Accuracy and precision in education…

Somewhere in the science standards for your state, it probably addresses the ideas of accuracy and precision. If you Google these terms, you’ll see countless articles, videos, examples, lesson plans, etc. Let me give you a really basic summary.

Accuracy is how close a measurement is to the accepted/desired/expected value. Precision is how close together each measurement is to the other measurements.

Assume for the following example that my car’s speedometer is properly calibrated. If my speedometer reads 65 mph and I pass a speed limit sign that measures my car’s speed and it says 65 mph, the measurement seems accurate. If I pass that same sign while going 65 mph five days in a row and it reads 65 mph all five days, I assume that the sign is both precise and accurate.

If I were to pass that sign at 65 mph and everyday it read 83 mph, it would be precise, but not accurate. If for five days I passed that sign at 65 mph and it read 43, 60, 11, 99, and 3 mph, it would be neither accurate nor precise.

Now to education.

An assessment might be a precise measurement tool: a student with a specific ability level might score the same over and over.

An assessment might be an accurate measurement tool: a student who has an expected ability level might receive a score that matches that level.

But neither of these really captures the most important aspect of the assessment: is it measuring something we actually value or just something that is easily measured? A cursory knowledge of photosynthesis or an understanding of our place and impact on this planet? Solving for congruent parts of triangles or financial literacy and the long term consequences of mismanaging credit? Understanding the mood of an epic poem or being able to evaluate the legitimacy of a source of information? How to sit still and quiet in a room for hours on end or how to properly manage your attention in a world full of distractions?

This post was based on a quote from an episode of the podcast Freakonomics, where Dr. Mitchel Resnick (a professor of Learning Research at the MIT Media Lab) stated the following, “Schools end up focusing on the things that are most easily assessed, rather than focusing on the things that are most valuable for kids and valuable for thriving in today’s society. So what we need to do is to focus more on trying to assess the things we value rather than valuing the things that are most easily assessed.” Thanks to @mres (a fellow ISTE Making It Happen Award Winner) for the inspiration.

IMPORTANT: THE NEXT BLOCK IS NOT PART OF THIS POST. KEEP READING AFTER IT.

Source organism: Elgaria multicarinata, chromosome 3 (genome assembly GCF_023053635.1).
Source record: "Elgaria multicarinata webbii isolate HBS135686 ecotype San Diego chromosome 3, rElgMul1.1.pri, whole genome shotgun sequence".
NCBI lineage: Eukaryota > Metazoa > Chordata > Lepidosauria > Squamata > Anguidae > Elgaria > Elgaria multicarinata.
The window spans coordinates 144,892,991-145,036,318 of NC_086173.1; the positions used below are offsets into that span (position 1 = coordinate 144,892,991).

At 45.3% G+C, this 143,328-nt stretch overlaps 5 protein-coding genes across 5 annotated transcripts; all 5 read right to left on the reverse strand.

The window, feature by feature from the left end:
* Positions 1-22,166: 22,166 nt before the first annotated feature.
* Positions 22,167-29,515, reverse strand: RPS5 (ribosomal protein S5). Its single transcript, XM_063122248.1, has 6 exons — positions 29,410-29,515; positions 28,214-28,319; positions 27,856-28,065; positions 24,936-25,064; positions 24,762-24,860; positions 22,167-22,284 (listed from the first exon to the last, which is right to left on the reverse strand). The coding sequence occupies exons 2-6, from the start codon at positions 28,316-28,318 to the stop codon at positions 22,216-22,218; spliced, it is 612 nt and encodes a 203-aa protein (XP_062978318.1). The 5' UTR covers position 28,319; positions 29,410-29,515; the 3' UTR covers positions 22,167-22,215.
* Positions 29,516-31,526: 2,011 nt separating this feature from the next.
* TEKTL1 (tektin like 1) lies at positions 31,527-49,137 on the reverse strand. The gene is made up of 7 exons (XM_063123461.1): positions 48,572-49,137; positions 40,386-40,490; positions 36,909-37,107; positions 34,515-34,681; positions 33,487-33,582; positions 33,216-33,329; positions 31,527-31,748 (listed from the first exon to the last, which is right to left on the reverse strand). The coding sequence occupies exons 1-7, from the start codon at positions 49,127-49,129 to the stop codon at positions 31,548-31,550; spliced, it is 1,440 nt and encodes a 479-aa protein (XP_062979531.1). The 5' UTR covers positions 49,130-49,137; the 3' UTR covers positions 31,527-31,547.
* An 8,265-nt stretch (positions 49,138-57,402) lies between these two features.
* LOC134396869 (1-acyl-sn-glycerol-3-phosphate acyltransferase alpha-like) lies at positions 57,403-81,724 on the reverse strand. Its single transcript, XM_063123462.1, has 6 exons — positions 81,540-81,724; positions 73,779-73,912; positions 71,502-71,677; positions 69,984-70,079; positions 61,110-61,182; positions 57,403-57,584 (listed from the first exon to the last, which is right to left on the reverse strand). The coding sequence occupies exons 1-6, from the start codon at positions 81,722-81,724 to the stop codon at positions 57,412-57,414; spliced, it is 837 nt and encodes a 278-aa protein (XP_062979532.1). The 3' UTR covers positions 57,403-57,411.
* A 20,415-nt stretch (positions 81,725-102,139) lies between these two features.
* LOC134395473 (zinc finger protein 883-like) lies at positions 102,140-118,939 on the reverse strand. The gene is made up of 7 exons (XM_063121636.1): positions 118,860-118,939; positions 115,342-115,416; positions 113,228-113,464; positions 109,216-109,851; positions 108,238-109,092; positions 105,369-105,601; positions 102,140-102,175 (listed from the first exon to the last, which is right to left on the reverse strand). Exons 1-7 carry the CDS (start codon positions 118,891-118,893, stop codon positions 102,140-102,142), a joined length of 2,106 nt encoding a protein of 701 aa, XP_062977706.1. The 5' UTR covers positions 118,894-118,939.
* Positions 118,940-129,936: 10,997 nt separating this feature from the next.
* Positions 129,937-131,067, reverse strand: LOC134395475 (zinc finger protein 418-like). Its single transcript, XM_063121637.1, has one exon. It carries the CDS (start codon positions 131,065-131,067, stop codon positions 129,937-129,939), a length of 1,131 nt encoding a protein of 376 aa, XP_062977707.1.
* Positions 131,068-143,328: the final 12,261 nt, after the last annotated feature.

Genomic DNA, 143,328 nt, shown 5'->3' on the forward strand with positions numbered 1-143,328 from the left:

Break it down…

The next time you are starting a large project (or unit plan or scheduling a year of activities) and feel overwhelmed, do the following before you over-react: break it down. Don’t take a huge leap and try to figure out what the exact first step in the process would be. Don’t go from the idea for a new type of transportation infrastructure to trying to figure out what the first step is to make it happen. It’s just too big of a leap and I guarantee that where you think you need to start and where you actually need to start are worlds apart.

Break the project into four general sections or areas of responsibility, and then throw away the three least important or least pressing. Okay, don’t throw them away. Just push them to the side and don’t look at them again right now.

Then break down that one section into three or four pieces. Get rid of the least important or least pressing. I think you see where this is going.

Continue this process until you’ve arrived at the core principle of the project; the lever that will help propel your project in the right direction.

Now, think of the steps to achieve only this one deliverable or one idea. That’s where you start, start with your lever.

At the end of this exercise, you’ll have two things: a reasonably precise and accurate vision of where to begin, and (if you choose to put all of the ‘thrown away’ ideas back together) an outline of the overall arc the project will take.